The corpse in the boat with him started smelling even worse while it cooked under the sun the next day. Josh vomited at one point in the afternoon, unsure if it was the smell in the boat or sickness overtaking him. He felt that he should push the rotting, weather-beaten corpse overboard but he didn’t dare bring himself near it; with it’s strangely seperated head and splitting flesh. He spent the remainder of the afternoon up on the bow once more, hoping that a gust of wind would be kind enough to send the smell away from him. Josh received no such mercy on this hot summer day.

    The sweltering days that followed were especially unkind to Josh, and he felt constant, crippling hunger pains. His water supply was running low as well, with only a bottle or two remaining. He eyed his stinking passenger, and then shook his head; speaking to himself. “No, not yet.” He said in a pleading tone. He had taken to muttering to himself, whether this was a means as to keep whatever was left of his sanity or simply a reaction from so much time spent alone he was unsure. He spent most of the time in the darkness of his cabin now, as being outside was just too much for his peeling, burned skin.

    It might have been days or hours, he wasn’t certain as dehydration had taken it’s toll on Josh. He crawled up to the deck, unable to make use of his legs anymore. All he felt was intense hunger; hunger and thirst. His red, tired eyes locked onto the rotting piece of meat sitting out on the deck and he crawled towards it, clawing out a chunk out of the thigh with his right hand. It came out easily, thanks to the advanced decomposition. He put it to his lips and began chewing, gagging while he gnashed the putrid human flesh in between his teeth.

    A young man in fatigues stood on the deck of a US Coast Guard ship, spying a small cruiser through his binoculars. “We got a ship. I can’t tell if anyone’s on it. If there is, we’ll take ‘em to Santa Cruz long as they ain’t showin’ signs. Ain’t that the order?” He asked, turning to an older man standing next to him. “Yeah. So far we ain’t had a single Z show up in there. The boys been doin’ a hell of a job keepin’ that shit locked down and secure.” The young man’s mouth hung ajar for a moment, and his face took on a look of disgust. “I see somethin’, and ain’t no Santa Fe in this one’s future. Got a Z, just took a fuckin’ bite outta some dead dude.” He signaled to another man on board, who brought him a .308 rifle.

    Josh sat knelt over his meal, sour tasting meat spilling down off of his lips and onto his shorts. He began vomiting, his stomach violently purging all of the rancid tissue the moment it went down his esophagus. He rolled back onto his back, choking on bile and tears streaming down his face. The tears suddenly gave way to a smile as he heard an engine nearby. He attempted to scramble to his feet and slipped on the old blood congealed on the deck, catching himself with one hand. He let out a gurgle, unable to speak due to the violent spasms he was still enduring from the putrid meat. He managed to raise his head just high enough to see something metallic glistening in the sunlight, something metallic and pointed in his direction while he raised a bloodied hand. Then came the bang.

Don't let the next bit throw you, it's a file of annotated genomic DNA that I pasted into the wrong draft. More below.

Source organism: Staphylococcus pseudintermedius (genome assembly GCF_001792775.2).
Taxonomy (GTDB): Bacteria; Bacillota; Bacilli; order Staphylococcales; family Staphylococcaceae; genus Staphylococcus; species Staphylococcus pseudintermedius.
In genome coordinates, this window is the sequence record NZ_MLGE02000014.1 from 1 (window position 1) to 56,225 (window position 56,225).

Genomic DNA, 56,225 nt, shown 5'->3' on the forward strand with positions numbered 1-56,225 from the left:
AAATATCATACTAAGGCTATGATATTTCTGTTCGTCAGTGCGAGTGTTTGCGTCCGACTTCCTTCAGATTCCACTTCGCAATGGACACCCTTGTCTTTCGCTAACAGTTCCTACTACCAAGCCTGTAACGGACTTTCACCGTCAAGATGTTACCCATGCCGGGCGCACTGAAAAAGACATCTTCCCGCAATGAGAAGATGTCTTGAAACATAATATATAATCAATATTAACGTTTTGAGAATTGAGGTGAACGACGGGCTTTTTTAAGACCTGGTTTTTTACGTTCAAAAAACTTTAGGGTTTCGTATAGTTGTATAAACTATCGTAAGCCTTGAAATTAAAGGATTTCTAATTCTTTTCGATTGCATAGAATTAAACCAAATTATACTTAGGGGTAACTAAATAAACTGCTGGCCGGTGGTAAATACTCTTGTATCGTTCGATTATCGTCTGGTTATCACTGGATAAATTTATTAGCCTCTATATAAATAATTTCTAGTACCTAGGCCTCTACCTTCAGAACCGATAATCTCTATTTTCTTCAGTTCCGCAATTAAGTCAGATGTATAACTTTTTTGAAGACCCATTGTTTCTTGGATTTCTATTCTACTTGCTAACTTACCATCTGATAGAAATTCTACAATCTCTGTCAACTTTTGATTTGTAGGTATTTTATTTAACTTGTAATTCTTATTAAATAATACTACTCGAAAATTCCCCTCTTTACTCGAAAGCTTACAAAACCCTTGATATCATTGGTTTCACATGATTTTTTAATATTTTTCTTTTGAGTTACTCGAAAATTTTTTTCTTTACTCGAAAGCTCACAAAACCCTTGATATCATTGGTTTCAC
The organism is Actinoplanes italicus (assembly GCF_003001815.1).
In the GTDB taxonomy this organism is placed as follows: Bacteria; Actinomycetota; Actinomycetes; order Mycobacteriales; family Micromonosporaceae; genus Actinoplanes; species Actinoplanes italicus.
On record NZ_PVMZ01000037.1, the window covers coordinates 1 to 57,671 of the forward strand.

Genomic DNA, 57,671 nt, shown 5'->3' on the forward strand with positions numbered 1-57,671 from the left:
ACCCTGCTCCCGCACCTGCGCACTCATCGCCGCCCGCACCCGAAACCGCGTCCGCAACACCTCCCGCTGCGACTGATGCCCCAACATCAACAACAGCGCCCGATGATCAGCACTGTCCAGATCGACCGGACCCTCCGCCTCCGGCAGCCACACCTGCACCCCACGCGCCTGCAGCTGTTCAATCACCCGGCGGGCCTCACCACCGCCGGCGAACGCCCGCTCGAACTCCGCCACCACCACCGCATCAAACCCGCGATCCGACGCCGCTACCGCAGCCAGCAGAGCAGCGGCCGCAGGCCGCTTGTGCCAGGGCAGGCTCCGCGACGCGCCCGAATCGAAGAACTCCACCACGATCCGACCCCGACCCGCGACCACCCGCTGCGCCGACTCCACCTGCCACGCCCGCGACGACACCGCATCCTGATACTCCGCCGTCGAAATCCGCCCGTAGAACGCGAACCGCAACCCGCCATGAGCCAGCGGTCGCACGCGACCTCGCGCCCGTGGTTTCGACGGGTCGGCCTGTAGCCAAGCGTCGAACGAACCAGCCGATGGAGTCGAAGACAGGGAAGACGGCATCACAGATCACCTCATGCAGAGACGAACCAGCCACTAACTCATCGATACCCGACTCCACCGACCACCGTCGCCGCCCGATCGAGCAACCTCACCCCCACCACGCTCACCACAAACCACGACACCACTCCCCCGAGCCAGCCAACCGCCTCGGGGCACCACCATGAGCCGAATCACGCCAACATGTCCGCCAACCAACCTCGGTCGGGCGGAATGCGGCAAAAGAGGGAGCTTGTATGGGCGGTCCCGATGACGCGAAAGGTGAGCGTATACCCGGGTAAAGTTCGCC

11 Comments

    1. Wow! Seems how a Twilight Zone would end. Despair at hand, hope just around the corner, then…..bang! Muhahaha!

      Comment by Matthew on October 2, 2013 @ 11:37 am

    2. Great story with a beautiful build-up – poor old Josh, it’s hard to feel sorry for a lawyer though :)

      Comment by Jasmine DiAngelo on October 2, 2013 @ 11:43 am

    3. Very good!

      Comment by Gunldesnapper on October 3, 2013 @ 6:32 am

    4. Excellent! <3

      Comment by M on October 3, 2013 @ 6:13 pm

    5. Wow, great twists in this one.

      Comment by Joe from Philly on October 4, 2013 @ 11:28 am

    6. Too sad and i do feel sorry for the lawyer but he got bit anyway. Good story!

      Comment by bong on October 4, 2013 @ 8:09 pm

    7. Yeah, it is quite sad, but also quite realistic under the circumstances. When it comes to a zombie apocalypse, I imagine* that the Coast Guard or naval recon would probably have to take a hard line in terms of triaging potential refugees/drifters. Damned good stuff, well done, Carson.

      *For my take on this, check out my story “Safe Harbour” on this site.

      Comment by Craig Y on October 6, 2013 @ 2:03 pm

    8. Nicely done, but I wonder how he didn’t see the corpse in the rowboat. Still, the scene where he gets attacked is intense and the loss of the food adds to the despair. Good job.

      Comment by A.J. Brown on October 8, 2013 @ 6:54 am

    9. Great story! I need to ask permission from the author – I’m a teacher in Canada trying to get some students interested in reading and writing. May I use your story for a lesson? It’s all non-profit, and I won’t share the story outside my school.
      It’s perfect for what they need to see as a good example of writing in horror. Loved the ending too.

      Comment by Nicole on October 21, 2013 @ 12:12 pm

    10. Thanks for the feedback everyone. Go for it Nicole, i’d be honored!

      Comment by Carson Mincemoyer on October 28, 2013 @ 3:05 pm

    11. OH MAN!!! THIS WAS UNBELIEVABLE!!! AWESOME READ!!

      Comment by katrinalyn on December 30, 2013 @ 11:23 am